“Police officers remain our primary first responders to active shooter incidents and mass-casualty events,” the The National Tactical Officers Association (NTOA) press release proclaims, calling for more medical training for beat cops. [Full text after the jump.] “Responding officers can prevent unnecessary deaths by addressing immediate threats, and then providing emergency care including the application of tourniquets and pressure dressings to prevent hemorrhage, triaging casualties, establishing secure casualty collection points, and coordinating care with existing EMS responders.” Yes, well, we are the first responders. We The People of the Gun, civilians who are mentally prepared to deal with the S hitting the F, need this training just as much as the cops do, if not more. Get it. And keep a tourniquet and quick clot in your desk, car and home.
The National Tactical Officers Association (NTOA) Calls for Increased Emergency Medical Training for Police Officers
Revised Position Statement recognizes the need to provide all police officers with basic Tactical Emergency Medical Support (TEMS) training
Doylestown, PA (October 2013) – The National Tactical Officers Association is calling for basic Tactical Emergency Medical Support (TEMS) training for all police officers in light of recent incidents of mass violence.
The Navy Yard massacre in Washington, D.C., the Boston Marathon bombing and lone shooters in Tucson and Newtown have focused attention on the response to changing threats in our society. These tragic events highlight the need to provide patrol officers with basic TEMS medical training and equipment.
Dr. Kevin Gerold, a physician at the Johns Hopkins School of Medicine and the Chair of NTOA’s TEMS Section, states that, “Patrol officers are now trained and equipped to respond to active, violent incidents using tactics that were once reserved for special weapons and tactics (SWAT) teams. The time has come to also provide these officers with basic TEMS training and equipment in order to potentially save the lives of victims, bystanders, police officers and suspects in the event they are wounded.”
TEMS is not intended as a replacement for EMS services; rather, it’s an operational medical element that complements these resources in order to promote the success and safety of the law enforcement mission. Federal, state and local governments should recognize this need and provide the necessary funding to train and equip police officers for an effective response to mass casualties.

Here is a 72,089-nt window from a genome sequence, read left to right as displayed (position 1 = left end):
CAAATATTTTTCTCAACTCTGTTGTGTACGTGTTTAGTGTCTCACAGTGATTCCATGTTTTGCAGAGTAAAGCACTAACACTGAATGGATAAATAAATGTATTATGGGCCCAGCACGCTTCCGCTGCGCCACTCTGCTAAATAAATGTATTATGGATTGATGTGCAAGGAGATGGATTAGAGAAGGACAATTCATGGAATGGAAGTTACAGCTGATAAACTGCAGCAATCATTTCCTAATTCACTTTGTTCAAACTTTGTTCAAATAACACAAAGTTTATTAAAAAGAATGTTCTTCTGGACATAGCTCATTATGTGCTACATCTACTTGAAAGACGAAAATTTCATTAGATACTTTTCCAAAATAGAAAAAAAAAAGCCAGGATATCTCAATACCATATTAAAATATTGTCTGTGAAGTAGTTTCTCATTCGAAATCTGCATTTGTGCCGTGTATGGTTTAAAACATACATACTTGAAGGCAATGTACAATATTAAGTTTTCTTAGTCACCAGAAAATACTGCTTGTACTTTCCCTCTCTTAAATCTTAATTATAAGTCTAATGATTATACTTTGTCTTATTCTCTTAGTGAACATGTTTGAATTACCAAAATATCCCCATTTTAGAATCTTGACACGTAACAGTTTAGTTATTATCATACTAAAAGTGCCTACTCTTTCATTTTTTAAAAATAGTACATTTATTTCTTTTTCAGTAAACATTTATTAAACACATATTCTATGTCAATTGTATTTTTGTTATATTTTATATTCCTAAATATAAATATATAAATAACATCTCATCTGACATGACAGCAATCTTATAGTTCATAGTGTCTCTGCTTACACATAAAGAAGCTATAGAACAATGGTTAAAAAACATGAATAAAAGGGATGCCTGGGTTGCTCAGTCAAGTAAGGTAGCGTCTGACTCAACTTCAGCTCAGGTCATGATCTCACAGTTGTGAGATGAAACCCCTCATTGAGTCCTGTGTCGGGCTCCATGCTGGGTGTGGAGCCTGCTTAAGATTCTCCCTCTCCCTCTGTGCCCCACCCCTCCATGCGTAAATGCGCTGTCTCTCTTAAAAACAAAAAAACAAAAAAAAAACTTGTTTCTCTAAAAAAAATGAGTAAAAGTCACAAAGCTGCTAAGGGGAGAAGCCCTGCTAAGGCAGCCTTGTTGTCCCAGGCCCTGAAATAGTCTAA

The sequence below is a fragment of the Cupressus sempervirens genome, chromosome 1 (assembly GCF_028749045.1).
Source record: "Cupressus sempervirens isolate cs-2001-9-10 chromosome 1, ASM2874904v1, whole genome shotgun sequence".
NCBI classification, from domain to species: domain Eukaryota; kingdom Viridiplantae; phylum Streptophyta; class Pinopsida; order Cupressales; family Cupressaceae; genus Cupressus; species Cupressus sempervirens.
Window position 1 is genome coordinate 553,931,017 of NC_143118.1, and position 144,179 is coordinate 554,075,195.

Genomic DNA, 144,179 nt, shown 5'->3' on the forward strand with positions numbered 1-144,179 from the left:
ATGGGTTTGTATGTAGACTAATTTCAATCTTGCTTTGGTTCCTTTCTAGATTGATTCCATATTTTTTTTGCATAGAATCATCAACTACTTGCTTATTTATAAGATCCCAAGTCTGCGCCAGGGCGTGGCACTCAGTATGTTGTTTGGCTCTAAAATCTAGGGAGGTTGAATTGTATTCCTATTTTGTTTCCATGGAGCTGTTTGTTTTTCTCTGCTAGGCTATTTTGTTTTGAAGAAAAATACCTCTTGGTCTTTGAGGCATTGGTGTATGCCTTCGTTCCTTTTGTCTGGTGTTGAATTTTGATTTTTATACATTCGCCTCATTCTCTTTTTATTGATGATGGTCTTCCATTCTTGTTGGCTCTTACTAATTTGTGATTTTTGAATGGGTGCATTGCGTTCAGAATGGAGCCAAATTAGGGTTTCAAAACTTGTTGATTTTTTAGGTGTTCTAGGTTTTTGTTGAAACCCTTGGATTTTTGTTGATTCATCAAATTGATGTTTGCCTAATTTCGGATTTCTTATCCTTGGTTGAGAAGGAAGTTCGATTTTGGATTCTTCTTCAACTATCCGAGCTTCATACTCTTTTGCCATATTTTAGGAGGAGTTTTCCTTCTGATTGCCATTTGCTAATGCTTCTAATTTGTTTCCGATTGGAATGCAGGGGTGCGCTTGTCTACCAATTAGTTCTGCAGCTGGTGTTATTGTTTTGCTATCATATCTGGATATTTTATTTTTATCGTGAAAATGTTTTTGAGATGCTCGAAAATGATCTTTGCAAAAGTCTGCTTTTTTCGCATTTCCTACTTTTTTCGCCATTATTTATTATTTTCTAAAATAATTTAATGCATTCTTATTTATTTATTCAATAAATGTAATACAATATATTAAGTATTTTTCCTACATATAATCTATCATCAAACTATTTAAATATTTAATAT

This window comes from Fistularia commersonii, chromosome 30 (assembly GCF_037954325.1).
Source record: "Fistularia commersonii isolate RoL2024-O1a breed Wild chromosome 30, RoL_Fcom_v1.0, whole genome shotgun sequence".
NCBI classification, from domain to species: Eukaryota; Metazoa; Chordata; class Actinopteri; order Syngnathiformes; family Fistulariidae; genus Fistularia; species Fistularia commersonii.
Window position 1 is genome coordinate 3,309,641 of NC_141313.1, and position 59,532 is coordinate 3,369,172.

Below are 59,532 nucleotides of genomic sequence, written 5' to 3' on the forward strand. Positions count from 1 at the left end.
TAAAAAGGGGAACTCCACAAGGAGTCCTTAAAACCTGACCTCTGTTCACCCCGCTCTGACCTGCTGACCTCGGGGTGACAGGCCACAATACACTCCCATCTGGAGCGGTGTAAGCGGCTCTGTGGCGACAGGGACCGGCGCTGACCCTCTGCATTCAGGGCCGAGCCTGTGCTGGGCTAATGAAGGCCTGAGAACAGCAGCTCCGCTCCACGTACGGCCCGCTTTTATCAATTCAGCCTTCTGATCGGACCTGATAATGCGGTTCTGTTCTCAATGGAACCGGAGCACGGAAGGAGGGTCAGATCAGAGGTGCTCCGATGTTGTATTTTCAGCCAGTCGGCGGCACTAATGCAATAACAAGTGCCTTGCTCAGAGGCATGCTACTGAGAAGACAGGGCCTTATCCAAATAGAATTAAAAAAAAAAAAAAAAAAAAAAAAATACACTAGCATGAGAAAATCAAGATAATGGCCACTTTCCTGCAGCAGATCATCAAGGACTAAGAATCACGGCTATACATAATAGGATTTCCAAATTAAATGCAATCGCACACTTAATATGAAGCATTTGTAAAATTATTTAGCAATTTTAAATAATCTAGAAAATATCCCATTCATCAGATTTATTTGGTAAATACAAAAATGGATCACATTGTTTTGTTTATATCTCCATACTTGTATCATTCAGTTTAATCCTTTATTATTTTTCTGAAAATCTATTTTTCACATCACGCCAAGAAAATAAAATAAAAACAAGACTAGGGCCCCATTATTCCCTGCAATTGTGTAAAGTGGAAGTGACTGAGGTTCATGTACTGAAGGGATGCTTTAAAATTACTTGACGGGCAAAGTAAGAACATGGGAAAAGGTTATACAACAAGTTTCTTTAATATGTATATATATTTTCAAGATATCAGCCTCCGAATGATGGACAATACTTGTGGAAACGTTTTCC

The NTOA, a national non-profit resource and training organization established in 1983 to support law enforcement officers, was a pioneer in recognizing the contribution that TEMS makes to law enforcement, and remains a leader in TEMS advocacy and training.
The organization recently revised its TEMS Position Statement, which provides direction for law enforcement departments attempting to incorporate medical support into their law enforcement mission and outlines the priorities for TEMS training. NTOA’s award-winning journal, The Tactical Edge, will publish the Position Statement in its Fall 2013 issue.
The NTOA acknowledges that there is no single model for providing care during law enforcement operations, and that its basic principles should be considered core skills relevant to all police operations. First published in 1994 and last revised in 2007, the updated TEMS Position Statement represents the evolution of TEMS as a specialized area of medical practice.
The full TEMS position statement can be found on the NTOA website. Dr. Kevin Gerold can be reached at [email protected]
For more information on the National Tactical Officers Association visit www.ntoa.org or call 800-279-9127. Join the NTOA today and start receiving the benefits of better training and stay on top of the ever changing and challenging world of law enforcement.